Mobile testing units on the street level will be set up around the station in an effort to educate the public and make available HIV tests to people who think they might have been exposed to the illness.
The federal Centers for Disease Control and Prevention estimates that 200,000 Americans are living with HIV and don't know it, and the city's testing initiative comes on the heels of an announcement by the CDC earlier this month that blacks account for 50 percent of new AIDS cases and 57 percent of new HIV diagnoses, while making up just 12 percent of the U.S. population.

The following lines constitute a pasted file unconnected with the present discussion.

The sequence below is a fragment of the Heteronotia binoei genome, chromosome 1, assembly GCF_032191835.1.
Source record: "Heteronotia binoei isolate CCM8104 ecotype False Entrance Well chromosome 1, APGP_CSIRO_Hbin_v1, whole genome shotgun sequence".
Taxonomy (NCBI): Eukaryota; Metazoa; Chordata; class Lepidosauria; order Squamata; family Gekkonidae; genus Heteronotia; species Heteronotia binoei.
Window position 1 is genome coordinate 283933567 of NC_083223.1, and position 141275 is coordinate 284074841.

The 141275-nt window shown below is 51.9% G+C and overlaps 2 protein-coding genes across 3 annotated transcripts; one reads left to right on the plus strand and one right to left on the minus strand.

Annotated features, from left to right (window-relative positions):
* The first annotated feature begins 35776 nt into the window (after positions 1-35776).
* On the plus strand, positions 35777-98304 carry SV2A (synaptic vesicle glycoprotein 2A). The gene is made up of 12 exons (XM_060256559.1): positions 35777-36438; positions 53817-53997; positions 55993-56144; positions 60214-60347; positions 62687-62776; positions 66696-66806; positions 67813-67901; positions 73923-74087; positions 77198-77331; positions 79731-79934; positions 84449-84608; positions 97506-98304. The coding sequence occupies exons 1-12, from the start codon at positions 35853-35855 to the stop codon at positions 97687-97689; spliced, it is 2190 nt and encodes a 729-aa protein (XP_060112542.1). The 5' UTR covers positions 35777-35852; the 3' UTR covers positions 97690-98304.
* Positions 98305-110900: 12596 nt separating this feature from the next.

Meanwhile, a whopping 30 percent of black American men ages 23 to 29 were HIV positive, according to the CDC's most recent data, more than four times the rate for white men of the same age.
Mayor Bill Campbell recently called the spike in HIV infection in the black community possibly the most important issue in our lifetime, one that "we can march on."
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